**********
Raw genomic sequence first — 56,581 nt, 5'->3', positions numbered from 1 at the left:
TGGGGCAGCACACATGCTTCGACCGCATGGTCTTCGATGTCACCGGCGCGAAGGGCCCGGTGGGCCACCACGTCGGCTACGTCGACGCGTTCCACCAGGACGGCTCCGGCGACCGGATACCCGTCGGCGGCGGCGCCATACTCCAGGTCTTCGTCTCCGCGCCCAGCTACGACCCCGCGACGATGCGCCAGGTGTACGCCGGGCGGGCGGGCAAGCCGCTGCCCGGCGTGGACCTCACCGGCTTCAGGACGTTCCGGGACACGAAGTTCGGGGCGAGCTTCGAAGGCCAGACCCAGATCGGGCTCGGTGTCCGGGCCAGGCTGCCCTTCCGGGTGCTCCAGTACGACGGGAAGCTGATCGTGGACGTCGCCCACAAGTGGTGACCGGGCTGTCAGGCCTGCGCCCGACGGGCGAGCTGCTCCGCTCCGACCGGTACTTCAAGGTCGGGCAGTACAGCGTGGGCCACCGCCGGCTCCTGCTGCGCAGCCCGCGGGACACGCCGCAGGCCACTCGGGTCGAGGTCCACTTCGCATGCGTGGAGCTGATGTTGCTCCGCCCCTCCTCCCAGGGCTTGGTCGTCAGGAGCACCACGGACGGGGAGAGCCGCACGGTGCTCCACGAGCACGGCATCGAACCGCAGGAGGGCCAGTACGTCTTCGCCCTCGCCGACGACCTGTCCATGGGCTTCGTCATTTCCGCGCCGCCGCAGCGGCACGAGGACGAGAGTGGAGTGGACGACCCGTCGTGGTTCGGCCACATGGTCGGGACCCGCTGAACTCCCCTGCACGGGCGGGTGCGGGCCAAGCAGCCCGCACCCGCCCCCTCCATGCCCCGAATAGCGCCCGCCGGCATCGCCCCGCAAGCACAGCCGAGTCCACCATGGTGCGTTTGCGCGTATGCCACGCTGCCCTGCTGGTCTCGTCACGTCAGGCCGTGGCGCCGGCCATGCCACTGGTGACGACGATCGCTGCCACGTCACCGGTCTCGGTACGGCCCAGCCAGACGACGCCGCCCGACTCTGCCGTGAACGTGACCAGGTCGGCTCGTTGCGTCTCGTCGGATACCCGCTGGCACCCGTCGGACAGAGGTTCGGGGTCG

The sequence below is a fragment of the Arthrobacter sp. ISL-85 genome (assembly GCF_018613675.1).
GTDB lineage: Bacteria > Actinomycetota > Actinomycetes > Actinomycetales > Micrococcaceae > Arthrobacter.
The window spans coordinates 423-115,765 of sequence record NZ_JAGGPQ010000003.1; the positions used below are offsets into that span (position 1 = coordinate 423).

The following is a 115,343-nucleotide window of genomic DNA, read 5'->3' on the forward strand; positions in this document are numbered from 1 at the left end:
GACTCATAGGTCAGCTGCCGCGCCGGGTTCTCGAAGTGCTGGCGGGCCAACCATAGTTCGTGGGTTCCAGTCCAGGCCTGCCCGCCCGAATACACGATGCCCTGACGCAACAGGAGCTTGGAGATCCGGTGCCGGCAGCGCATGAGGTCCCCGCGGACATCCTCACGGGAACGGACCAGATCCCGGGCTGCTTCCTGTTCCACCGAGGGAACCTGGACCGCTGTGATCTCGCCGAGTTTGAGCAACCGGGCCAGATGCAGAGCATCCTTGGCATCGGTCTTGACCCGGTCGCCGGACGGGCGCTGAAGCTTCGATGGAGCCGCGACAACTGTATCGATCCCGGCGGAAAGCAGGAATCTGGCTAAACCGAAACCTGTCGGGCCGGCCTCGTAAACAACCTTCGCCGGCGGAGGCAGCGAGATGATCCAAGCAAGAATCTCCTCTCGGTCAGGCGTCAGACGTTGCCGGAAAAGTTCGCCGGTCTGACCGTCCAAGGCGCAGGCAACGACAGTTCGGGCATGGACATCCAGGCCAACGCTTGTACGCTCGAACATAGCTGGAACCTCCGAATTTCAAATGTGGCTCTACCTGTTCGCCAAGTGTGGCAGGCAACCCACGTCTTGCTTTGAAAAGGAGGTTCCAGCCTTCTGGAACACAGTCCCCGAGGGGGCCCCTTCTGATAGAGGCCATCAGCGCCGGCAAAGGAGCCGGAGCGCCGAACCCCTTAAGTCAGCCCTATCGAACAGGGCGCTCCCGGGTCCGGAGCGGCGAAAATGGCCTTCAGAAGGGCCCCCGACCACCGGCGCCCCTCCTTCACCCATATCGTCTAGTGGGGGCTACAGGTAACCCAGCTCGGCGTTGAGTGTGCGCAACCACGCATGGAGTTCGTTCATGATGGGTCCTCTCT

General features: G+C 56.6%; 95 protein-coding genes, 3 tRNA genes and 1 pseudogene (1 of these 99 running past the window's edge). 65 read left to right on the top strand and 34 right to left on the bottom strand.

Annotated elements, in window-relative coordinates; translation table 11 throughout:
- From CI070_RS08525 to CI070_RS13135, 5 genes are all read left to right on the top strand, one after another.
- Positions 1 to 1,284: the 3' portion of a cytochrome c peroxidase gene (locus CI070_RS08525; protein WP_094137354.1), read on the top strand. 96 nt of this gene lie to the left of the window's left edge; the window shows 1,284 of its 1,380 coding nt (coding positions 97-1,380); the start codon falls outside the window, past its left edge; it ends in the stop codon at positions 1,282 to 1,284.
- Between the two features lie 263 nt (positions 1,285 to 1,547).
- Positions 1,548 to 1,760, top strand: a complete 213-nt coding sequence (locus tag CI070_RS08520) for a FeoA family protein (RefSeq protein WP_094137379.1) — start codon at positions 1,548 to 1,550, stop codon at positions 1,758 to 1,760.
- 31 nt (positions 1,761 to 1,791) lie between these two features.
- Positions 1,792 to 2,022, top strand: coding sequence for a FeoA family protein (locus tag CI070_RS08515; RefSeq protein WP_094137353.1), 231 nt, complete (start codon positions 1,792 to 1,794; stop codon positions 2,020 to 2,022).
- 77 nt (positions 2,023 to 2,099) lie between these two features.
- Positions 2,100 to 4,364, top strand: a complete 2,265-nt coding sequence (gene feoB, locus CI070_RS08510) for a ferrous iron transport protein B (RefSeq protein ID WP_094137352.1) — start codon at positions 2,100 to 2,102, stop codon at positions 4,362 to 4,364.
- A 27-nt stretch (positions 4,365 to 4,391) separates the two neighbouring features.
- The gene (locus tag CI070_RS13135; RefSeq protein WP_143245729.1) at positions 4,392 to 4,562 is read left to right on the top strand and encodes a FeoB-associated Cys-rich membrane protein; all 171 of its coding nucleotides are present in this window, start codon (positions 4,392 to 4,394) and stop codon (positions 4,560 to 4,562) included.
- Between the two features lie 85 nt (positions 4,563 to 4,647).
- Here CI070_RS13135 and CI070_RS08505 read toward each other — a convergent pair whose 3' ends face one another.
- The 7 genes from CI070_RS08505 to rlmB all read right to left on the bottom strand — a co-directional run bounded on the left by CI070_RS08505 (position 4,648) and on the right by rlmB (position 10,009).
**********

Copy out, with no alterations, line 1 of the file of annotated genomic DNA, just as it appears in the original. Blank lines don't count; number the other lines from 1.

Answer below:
Raw genomic sequence first — 56,581 nt, 5'->3', positions numbered from 1 at the left: